RSI = 100  ( 100 /(1+RS))
Here, RS = Average gain/ Average loss
Let’s understand the RSI and its calculation with a simple example. The table below shows stock X's closing data over 14 days.
Sl. No 
Closing Price 
Gain 
Loss 
1 
100 
0 
0 
2 
102 
2 
0 
3 
104 
2 
0 
4 
103 
0 
1 
5 
105 
2 
0 
6 
107 
2 
0 
7 
108 
1 
0 
8 
105 
0 
3 
9 
106 
1 
0 
10 
109 
3 
0 
11 
110 
1 
0 
12 
108 
0 
2 
13 
107 
0 
1 
14 
109 
2 
0 
Total 
16 
7 

Average 
1.777 
1.75 
Per this table, the average gain of the stock X over 14 days is 1.777, and the average loss is 1.75. Then, per the RS formula,
RS = Average gain / Average loss
RS = 1.777/1.75
RS = 1.0158
Now that we have calculated the RS let’s calculate the RSI, which is computed as follows:
RSI = 100  ( 100 /(1+RS))
RSI = 100  (100/ (1+1.0158))
RSI = ~50.39
So, the 14day RSI of stock X is ~51. But what does this number mean? What if the number is 20, or 60 or 70 or 80? This question leads us to what we call RSI range levels. Read further to understand what these levels mean and how to interpret them.
RSI Range Levels
Interpreting the RSI involves understanding its key levels and the signals they generate. The RSI scale, which ranges from 0 to 100, has two common threshold levels – 30 and 70. Let’s read what these levels and numbers imply in context to the RSI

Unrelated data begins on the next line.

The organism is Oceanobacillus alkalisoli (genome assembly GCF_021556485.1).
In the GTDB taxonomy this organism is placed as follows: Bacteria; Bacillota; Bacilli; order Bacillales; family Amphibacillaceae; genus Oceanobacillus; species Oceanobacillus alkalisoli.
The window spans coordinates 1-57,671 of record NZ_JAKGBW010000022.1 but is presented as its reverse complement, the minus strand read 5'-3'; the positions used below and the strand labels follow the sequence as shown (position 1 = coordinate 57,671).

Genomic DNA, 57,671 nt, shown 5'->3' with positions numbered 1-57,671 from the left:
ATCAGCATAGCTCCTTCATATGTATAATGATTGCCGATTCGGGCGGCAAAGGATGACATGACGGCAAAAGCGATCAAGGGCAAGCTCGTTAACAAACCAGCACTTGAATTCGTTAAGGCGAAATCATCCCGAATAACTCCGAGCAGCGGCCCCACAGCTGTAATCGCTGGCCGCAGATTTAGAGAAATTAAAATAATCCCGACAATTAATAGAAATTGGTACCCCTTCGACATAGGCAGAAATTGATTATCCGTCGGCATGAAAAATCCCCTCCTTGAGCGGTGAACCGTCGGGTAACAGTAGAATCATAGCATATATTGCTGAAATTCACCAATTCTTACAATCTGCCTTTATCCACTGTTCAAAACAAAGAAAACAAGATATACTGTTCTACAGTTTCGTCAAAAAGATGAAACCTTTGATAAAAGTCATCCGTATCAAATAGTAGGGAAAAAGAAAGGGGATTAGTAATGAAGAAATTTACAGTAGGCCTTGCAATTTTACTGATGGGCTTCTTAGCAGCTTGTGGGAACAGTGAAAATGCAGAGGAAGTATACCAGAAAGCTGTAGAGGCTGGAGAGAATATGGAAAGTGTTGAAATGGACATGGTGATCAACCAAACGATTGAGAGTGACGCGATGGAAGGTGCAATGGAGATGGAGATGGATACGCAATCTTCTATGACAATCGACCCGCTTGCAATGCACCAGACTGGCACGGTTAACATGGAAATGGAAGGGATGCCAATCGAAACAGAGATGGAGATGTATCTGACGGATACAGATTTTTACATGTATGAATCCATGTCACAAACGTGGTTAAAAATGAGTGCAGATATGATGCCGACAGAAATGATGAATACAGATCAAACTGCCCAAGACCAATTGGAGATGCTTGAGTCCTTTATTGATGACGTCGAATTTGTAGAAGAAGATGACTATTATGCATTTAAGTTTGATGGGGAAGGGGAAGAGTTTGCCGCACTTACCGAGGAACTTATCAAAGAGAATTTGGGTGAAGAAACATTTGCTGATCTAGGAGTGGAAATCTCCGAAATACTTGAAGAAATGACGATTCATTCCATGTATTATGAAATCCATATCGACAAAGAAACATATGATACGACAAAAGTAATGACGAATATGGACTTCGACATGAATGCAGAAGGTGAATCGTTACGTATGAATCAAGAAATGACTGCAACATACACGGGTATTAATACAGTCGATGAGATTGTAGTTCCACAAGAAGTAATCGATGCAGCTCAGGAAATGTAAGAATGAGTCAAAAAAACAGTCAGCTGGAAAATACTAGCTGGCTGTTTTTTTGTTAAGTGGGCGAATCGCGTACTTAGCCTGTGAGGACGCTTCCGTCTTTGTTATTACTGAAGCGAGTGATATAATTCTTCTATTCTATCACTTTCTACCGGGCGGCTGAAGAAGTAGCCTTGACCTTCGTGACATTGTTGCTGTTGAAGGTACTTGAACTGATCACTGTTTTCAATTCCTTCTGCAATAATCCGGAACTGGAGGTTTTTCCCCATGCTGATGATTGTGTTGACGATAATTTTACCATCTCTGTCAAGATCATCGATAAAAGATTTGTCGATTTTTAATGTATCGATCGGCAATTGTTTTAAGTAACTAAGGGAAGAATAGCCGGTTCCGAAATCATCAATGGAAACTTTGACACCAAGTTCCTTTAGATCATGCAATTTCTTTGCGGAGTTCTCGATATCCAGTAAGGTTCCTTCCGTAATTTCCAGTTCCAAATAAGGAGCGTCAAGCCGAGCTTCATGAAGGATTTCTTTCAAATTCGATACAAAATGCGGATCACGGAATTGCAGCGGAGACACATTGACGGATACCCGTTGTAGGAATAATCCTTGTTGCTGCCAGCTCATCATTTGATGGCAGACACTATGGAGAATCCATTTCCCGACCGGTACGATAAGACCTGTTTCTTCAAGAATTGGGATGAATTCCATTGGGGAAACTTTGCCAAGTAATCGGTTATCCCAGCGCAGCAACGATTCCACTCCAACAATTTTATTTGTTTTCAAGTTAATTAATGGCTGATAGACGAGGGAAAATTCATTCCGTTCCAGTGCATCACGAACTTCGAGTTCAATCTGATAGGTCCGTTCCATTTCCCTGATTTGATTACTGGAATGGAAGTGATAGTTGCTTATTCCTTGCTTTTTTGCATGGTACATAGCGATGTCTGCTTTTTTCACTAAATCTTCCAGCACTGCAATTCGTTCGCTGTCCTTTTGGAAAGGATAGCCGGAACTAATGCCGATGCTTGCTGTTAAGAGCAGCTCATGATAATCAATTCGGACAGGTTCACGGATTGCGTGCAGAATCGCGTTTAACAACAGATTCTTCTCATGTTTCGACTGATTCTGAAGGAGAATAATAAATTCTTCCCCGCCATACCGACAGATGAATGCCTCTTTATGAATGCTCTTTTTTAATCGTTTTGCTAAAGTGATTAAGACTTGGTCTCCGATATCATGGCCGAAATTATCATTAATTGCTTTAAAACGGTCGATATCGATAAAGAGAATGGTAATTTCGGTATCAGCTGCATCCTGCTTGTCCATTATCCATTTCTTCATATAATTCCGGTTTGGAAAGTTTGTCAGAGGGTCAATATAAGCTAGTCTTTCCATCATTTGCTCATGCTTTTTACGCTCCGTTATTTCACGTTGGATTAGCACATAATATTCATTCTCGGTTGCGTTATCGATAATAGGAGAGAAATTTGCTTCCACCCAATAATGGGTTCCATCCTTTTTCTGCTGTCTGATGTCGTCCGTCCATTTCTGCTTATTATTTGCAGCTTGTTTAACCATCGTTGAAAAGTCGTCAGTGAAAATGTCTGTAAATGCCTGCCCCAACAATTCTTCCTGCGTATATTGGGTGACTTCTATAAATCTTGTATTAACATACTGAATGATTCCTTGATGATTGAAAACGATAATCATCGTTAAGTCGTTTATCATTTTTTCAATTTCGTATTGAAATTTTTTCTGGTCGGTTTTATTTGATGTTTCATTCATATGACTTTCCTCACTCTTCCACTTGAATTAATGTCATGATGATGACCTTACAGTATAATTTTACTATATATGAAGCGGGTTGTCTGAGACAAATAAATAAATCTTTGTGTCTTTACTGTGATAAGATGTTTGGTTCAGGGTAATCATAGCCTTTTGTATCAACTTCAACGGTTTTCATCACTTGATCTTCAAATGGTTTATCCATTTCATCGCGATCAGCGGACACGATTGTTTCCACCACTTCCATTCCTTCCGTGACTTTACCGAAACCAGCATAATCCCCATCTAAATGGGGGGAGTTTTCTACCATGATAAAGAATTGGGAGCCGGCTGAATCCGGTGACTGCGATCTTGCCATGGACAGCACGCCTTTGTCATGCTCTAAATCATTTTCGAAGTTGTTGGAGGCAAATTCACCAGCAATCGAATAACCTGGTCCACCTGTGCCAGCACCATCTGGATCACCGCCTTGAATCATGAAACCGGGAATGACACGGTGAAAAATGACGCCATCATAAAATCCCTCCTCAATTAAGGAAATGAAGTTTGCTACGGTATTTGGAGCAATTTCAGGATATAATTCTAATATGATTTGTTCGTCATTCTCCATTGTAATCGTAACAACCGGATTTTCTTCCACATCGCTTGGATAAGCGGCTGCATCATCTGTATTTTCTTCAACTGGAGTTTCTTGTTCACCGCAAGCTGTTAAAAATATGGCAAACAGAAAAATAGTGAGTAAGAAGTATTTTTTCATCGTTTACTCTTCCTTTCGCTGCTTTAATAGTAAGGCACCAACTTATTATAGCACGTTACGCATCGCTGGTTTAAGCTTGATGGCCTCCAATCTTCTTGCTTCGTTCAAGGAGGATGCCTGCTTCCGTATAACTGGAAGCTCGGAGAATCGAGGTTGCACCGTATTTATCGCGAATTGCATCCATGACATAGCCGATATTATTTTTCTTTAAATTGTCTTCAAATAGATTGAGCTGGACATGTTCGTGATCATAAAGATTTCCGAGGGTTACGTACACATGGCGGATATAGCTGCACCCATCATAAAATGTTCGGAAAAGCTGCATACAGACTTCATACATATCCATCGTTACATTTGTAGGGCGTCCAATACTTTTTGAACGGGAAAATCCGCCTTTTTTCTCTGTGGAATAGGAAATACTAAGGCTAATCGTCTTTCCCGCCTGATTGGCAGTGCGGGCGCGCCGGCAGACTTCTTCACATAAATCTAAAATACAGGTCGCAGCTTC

RSI at 30
When the RSI reaches the 30 level, it is often viewed as an indicator of an oversold market. But what does an ‘oversold market’ mean? It simply implies that the stock in question is experiencing an excessive downturn or decline and, in all possibilities, may be in for an upturn or rebound. As a trader, it is essential to pay attention to this RSI level as it may provide valuable insights into potential buying opportunities.
Think of it this way – When an RSI is reading 30, it may suggest that the selling pressure on the asset (for whatever reason) is very strong, and buyers may step into this favourable environment to take advantage of the oversold condition.

RSI at 70
You know that RSI 30 implies an oversold market. Now, the opposite is true for RSI at 70. When an RSI reaches the 70 level, it is an indicator of an overbought market, i.e., the enthusiasm for the stock can be assumed to be high, and a corrective downturn may be on the way. And just like RSI at 30 may provide entry points, one can use high RSI levels (let’s assume 70 here) to plot for exit points.
When the RSI reads 70, indicating high buying pressure, sellers may enter the market to capitalise on the overbought situation.

RSI at 50
When the RSI reaches the 50 level, it may be indicative of a balanced market condition. It may depict that the average gains and losses over a specified period are relatively equal. i.e. there is a balance of buyers and sellers in the market, just like the example above.
Now that you understand how to read an RSI remember this – an RSI reading of 30 doesn't necessarily mean an immediate reversal, nor does a reading of 70 imply an immediate downtrend. Prices may continue to decline or rise depending on several factors.
And that is why it is important to use RSI in conjunction with other indicators and tools to confirm signals. Using any indicator solely may be unwise and can result in losses.